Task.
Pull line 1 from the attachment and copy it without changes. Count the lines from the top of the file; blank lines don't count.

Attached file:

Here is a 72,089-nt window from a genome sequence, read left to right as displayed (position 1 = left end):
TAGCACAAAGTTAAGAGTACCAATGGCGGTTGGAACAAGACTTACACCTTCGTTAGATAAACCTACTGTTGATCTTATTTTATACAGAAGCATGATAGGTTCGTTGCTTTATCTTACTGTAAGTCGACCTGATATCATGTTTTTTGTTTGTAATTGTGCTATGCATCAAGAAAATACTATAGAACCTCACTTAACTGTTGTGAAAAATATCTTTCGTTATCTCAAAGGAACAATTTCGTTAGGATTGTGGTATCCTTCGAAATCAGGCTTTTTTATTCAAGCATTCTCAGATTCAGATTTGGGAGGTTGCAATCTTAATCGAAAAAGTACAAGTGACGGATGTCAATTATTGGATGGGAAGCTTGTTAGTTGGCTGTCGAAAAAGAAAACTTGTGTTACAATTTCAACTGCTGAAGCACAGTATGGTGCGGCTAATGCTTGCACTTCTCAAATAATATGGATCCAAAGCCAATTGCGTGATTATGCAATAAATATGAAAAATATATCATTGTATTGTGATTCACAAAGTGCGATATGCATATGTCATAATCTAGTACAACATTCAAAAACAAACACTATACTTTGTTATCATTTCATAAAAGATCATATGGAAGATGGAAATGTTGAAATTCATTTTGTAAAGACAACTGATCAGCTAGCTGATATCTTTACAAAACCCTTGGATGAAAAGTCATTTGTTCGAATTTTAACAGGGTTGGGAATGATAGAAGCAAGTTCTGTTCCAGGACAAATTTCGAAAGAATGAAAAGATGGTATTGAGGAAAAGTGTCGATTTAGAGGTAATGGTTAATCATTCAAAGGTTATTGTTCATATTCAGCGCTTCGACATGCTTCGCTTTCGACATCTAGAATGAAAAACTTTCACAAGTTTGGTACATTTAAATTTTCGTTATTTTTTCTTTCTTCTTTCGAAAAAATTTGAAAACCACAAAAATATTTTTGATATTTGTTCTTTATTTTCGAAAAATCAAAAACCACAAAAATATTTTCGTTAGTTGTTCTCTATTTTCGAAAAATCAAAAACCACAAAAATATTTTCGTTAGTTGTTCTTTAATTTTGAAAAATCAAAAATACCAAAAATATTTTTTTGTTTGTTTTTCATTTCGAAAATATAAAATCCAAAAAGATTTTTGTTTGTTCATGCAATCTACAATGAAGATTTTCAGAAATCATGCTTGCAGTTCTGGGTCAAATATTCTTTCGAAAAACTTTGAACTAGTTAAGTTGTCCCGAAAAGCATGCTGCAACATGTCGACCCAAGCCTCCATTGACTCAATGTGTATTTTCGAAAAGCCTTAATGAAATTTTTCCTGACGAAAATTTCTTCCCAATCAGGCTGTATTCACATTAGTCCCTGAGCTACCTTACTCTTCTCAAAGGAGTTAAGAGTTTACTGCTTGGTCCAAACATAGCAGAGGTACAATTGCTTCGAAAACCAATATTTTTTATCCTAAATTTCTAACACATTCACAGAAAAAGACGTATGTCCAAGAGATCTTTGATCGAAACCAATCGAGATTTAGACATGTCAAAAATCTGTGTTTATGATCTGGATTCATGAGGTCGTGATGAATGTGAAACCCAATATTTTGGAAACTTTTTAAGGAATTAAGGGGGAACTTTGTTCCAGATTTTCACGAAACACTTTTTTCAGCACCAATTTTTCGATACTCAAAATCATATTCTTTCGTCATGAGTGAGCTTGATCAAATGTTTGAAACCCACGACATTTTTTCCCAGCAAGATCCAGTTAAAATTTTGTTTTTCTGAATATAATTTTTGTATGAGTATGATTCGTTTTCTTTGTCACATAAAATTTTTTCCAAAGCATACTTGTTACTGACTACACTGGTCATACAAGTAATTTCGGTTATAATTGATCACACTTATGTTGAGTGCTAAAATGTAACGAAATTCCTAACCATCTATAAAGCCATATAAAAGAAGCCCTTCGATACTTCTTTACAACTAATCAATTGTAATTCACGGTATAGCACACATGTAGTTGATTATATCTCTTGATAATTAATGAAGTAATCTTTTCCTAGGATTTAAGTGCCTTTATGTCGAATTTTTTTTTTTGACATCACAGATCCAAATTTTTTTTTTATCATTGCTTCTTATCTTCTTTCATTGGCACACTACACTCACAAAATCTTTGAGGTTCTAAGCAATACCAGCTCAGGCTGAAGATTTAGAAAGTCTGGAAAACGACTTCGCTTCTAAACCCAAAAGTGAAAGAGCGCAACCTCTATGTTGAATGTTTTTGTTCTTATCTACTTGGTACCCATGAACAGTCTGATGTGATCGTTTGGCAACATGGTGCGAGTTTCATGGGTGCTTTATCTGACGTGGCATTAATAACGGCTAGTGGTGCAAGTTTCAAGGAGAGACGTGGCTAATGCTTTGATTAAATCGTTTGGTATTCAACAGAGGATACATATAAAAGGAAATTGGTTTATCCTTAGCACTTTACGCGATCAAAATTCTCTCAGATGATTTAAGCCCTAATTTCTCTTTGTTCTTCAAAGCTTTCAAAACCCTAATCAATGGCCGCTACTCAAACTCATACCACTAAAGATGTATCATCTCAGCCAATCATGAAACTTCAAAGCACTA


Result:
Here is a 72,089-nt window from a genome sequence, read left to right as displayed (position 1 = left end):